Books for the Road, No. 3

The Chronicles of Narnia: The Magician’s Nephew by C.S. Lewis

Magician

Fear not! May’s book of the month is here…a month later. I apologize for being so late, but here it is with June’s book to be posted shortly.

If you will, please join me in entering the land of Narnia as we read through the seven-part series. I read to book four or five back in the day, but for some reason never finished the series. After years of saying that I should, the time has come to do so. I debated whether I should pick up in the middle or start from the beginning. Eventually, it was decided to start over, which I’m glad I did because there was a lot I had forgotten. Let’s dive into Book One of this great series.

The story begins with Digory Kirke and Polly Plummer, two children living in London in the year 1900. Digory and his sick mother are living with his Uncle Andrew, who is a wannabe magician. This, of course, makes Digory the magician’s nephew. Uncle Andrew has found rings that will transport anyone who touches them to another world, though he has been too afraid to use them and has only sent animals. He eventually tricks Polly and Digory into going where they find many ponds that lead to different worlds. They soon find an old world called Charn and through temptation, Digory unleashes an evil queen who is a witch. She does harm in our world before she is taken to the Nothing with the children, Uncle Andrew, and a cabby with his horse. Something that will play a role in later books (from what I remember) is that the witch brings back a lampost (because she is part giant and used it as a weapon in our world) and drops it in Narnia, where it grows into a tall lampost that remains lit. Suddenly, singing from a great Lion brings life to this world and he calls in Narnia. With the witch being there, the humans have already brought evil into this virgin world. The Lion, Aslan, tells Digory to bring back a silver apple and at the tree, he meets the witch who tempts him to take the apple to his mother to heal her. Thankfully, he resists and plants the apple with Aslan, who says this tree will protect Narnia from the witch for years, but man will have to save the land once and for all. The humans return to our world, where Digory gives his mother a silver apple with Aslan’s blessing and she is healed. The book ends looking forward to a time when Narnia might need help again.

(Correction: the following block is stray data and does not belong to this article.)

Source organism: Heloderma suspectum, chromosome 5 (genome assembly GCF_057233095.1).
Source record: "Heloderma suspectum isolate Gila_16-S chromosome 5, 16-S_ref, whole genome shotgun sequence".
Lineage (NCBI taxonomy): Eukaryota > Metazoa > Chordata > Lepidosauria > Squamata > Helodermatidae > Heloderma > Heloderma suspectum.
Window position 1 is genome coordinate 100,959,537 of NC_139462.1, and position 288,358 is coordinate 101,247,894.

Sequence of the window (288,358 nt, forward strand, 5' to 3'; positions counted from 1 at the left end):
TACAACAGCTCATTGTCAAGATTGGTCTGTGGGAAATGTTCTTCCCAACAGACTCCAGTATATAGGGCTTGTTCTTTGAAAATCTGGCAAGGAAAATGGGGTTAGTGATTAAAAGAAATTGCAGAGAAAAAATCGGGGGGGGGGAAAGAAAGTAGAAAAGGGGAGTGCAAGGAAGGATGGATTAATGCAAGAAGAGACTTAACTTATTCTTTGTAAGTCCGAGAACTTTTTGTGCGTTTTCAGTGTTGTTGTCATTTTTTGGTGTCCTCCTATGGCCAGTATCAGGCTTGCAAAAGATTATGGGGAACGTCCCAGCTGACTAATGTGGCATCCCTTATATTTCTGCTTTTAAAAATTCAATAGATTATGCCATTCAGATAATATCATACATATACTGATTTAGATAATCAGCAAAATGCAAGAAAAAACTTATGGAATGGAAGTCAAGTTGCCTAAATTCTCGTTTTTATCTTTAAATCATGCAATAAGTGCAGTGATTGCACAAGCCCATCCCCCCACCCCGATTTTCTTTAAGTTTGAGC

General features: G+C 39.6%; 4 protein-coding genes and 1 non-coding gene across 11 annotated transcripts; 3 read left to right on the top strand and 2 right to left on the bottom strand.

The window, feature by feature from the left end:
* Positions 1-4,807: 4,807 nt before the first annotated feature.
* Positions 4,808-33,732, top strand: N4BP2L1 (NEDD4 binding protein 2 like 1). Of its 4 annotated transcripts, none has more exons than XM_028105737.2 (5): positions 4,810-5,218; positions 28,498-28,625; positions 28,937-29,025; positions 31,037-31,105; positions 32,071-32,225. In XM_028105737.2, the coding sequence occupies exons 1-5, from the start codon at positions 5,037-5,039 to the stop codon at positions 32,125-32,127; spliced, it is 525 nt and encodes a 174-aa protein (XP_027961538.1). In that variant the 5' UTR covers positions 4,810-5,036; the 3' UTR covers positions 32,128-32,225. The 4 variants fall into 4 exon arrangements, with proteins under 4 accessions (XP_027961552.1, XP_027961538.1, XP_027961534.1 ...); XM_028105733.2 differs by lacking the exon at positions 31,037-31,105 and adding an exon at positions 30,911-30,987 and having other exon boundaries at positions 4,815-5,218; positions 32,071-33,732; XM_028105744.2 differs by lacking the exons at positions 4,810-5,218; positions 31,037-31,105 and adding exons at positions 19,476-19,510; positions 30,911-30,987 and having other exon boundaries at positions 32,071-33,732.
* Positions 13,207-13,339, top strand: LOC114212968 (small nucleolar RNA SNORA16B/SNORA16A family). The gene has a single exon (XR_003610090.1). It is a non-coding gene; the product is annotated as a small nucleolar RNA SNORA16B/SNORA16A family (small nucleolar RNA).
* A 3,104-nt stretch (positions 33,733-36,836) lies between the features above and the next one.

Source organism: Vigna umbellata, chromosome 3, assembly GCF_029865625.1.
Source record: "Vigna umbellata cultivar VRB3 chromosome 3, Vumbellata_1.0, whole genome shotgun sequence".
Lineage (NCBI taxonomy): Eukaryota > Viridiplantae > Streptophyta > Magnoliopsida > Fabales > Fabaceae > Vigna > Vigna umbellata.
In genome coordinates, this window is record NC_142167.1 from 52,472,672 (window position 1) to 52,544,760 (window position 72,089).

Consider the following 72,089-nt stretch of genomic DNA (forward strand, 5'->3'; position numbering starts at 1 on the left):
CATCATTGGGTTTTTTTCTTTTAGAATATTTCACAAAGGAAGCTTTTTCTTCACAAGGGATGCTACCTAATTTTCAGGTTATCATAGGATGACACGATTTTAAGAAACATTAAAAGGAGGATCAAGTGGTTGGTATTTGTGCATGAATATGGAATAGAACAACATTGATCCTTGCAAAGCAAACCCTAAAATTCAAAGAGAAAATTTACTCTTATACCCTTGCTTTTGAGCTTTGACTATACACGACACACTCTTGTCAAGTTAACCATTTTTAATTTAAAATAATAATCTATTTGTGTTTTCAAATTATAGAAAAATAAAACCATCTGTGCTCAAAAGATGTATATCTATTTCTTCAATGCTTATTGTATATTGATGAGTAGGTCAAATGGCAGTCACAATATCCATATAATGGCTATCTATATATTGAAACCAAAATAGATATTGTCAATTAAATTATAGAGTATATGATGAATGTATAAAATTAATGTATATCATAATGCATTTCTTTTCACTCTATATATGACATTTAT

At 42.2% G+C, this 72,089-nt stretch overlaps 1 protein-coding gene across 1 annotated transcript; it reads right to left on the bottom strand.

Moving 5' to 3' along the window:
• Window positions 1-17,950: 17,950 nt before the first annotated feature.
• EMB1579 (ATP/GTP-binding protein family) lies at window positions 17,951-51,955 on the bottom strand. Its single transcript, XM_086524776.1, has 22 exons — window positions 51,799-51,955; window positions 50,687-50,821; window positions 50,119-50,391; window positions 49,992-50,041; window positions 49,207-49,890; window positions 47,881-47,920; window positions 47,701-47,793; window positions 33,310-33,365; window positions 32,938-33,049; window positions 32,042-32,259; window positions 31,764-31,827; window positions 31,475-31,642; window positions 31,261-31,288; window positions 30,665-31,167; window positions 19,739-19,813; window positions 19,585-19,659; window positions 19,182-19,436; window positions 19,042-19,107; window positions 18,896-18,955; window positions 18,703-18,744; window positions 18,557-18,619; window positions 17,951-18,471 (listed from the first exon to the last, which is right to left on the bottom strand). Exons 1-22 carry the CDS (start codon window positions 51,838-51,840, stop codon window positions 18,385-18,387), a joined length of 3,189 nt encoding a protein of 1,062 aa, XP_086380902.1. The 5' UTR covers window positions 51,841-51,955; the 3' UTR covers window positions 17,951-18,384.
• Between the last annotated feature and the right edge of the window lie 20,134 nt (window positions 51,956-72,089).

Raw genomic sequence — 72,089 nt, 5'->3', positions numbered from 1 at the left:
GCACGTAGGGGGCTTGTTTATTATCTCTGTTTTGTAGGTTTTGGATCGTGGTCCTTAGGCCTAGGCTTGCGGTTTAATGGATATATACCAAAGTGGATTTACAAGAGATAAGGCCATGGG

Again, I am very pleased I started with the first book because I had forgotten so much. It was a great read and one I thoroughly enjoyed. It sets up the world of Narnia exceptionally well and makes me want to keep reading the series. I hope you will, too!

Thank you very much for reading and onto the most famous book in the series: The Lion, the Witch and the Wardrobe!

 

 

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